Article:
Father Son & Friends celebrates 35 years of Celtic music



March is a busy time for Celtic acts, but Father Son and Friends has ramped up its activity even more in celebration of the local group’s 35th anniversary.

There are five shows this weekend with performances at the Antioch Shrine Fish Fry at the Antioch Shrine in Dayton at 6:30 p.m. Friday, Peach’s Bar & Grill in Yellow Springs from 3 to 5 p.m. and Wandering Griffin in Fairborn from 8 to 11 p.m. Saturday and Flanagan’s Pub in Dayton from 9:45 a.m. to 1 p.m. and Dublin Pub in Dayton from 2:30 to 7:30 p.m. Sunday.

“This is a busy weekend, but it’s all been such a whirlwind,” Shawn Hall said. “It’s hard to believe it’s been 35 years. My dad is 73 now and I’m 53. I look back and there are pictures of us on stage when he was my age. We live and die by the thought that it’s all about adventures. There are some blank spots in there because we’ve done 25 to 30 gigs a year while working fulltime jobs.”

Strange encounters

Hall and his father, Joey Hall, formed Father Son and Friends in 1989, inspired by a comment from a stranger.

“We have been historical reenactors since I was four years old,” Hall said. “The band literally started on Memorial Day weekend around a campfire in George Rogers Clark National Park in Vincennes, Ind. My dad, myself and some of our friends were playing music one night when this guy stepped out of the shadows and said, ‘You guys sound really good, have you ever thought about recording this stuff?’ I looked at dad and he looked at me and he said, ‘Yeah, why don’t we do that.’ There it was.

“My dad called it Father Son and Friends,” Hall continued. “It’s a great name, don’t get me wrong, but we didn’t get overly creative with it. I believe our first official gig was New Years of that year. This was born on that spot and that’s when we decided to start playing professionally at that point.”



Hometown supporters

The fledgling group hastily decided to make an album, but Hall admits they weren’t sure how to proceed. There weren’t many Celtic acts in Dayton in the late 1980s, but they were able to seek advice from Rick Fannin and Tom Scheidt of Fannagin’s Isle, the pioneers of the Miami Valley Celtic scene.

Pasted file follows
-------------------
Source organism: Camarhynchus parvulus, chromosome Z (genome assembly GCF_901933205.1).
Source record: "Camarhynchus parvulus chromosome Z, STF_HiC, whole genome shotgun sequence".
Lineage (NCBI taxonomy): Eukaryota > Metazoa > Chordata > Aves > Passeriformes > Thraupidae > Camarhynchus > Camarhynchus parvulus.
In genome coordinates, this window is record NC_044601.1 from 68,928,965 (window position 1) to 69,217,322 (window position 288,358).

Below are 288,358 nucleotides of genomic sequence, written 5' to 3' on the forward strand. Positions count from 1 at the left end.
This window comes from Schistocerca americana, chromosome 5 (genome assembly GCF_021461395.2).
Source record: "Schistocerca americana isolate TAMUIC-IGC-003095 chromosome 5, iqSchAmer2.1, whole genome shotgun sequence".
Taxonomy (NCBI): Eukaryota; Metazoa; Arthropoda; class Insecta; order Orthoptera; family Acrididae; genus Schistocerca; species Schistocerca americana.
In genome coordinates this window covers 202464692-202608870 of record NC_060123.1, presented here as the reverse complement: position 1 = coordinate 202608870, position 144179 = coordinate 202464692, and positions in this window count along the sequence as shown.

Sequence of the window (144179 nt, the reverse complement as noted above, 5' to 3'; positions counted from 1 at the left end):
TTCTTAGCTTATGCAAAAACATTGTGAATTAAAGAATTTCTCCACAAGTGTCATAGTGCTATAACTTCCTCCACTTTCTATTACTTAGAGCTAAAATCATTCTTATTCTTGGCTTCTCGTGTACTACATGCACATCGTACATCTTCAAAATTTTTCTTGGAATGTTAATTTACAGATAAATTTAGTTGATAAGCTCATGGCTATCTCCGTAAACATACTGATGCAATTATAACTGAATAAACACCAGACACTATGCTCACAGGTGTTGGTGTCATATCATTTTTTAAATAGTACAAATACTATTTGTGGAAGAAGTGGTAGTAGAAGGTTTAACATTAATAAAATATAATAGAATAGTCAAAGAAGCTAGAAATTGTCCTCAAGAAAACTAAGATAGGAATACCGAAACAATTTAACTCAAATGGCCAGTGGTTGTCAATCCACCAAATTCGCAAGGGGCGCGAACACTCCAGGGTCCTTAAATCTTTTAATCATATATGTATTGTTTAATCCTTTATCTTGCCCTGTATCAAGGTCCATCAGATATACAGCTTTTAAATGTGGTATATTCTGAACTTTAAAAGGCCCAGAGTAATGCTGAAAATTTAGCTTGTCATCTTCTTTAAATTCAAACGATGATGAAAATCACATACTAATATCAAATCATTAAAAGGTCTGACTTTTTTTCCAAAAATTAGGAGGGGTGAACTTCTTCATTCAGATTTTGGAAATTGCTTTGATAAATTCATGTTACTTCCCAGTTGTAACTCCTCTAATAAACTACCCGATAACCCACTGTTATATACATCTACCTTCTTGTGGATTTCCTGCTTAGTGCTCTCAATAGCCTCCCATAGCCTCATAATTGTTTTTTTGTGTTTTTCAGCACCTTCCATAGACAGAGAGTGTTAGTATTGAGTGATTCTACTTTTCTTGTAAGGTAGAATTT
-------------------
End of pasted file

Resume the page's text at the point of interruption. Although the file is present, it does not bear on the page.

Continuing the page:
“Tom was a dear family friend of ours,” Hall said. “He and Rick, who were the two principal parts of Fannigan’s Isle, had been all over the music scene doing different things. When I first saw them, they were playing the same music we were playing at the reenactments, all these great traditional Irish pub songs. I was like, ‘Somebody else is doing it too.’ In my world, it was just the people I knew. I didn’t realize it stretched far beyond that.

“That’s when we first got introduced and became friends with Tom and Rick,” Hall continued. “They helped us start our band and got us together with Gary King over at Refraze Recording Studio. That’s when things really got started. They were great people to learn from. We were listening to all these great Irish and Scottish groups but when you can learn from local icons like that, it’s amazing.”

Room to grow

Celtic music has always had pockets of fans in the United States, but it has grown in popularity during the time of Father Sons and Friends.

“There has been a big resurgence of Celtic music, bluegrass and old time music with the hipsters,” Hall said. “It has been heavy the last 10 years and really heavy the last five years. It’s so funny because we totally gauge the genre by the most recent movie. There was a big resurgence after ‘Rob Roy’ with Liam Neeson came out. Then ‘Braveheart’ followed. Oh my gosh, everybody and their brother was Scottish.

“Even if you were 100 percent German, you were Scottish,” Hall continued. “' Of course, ‘Titanic, was a massive movie that also spurred that Irish flare. Recently it has been ‘Peaky Blinders.’ As you look across the landscape, you see these ebbs and flows. It’s trendy then it’s not trendy then it’s trendy again.”



Special moments

Father Son and Friends has come a long way from its early shows at the Trolley Stop. This year alone, the group has already played shows in Ohio, Florida, West Virginia and Indiana.

“Here we are in year 35 of traveling the United States every year,” Hall said. “We’ve done everything from Oklahoma to New York and Minnesota to Florida. We don’t really cross the Rockies much. It takes a lot of effort and an extended period of time. That’s tough to do when you still have day jobs. We’ve been fortunate to do a couple of different tours of Ireland and Scotland. We did a tour of Scotland in 2022 and one of Ireland in 2018. That has been a blessing.

“It’s just crazy,” Hall added. “Some of those shooting star moments seem like they were yesterday, and they were really 15 years ago. It truly has been a blur but that’s when you know those moments that stick out are special.”

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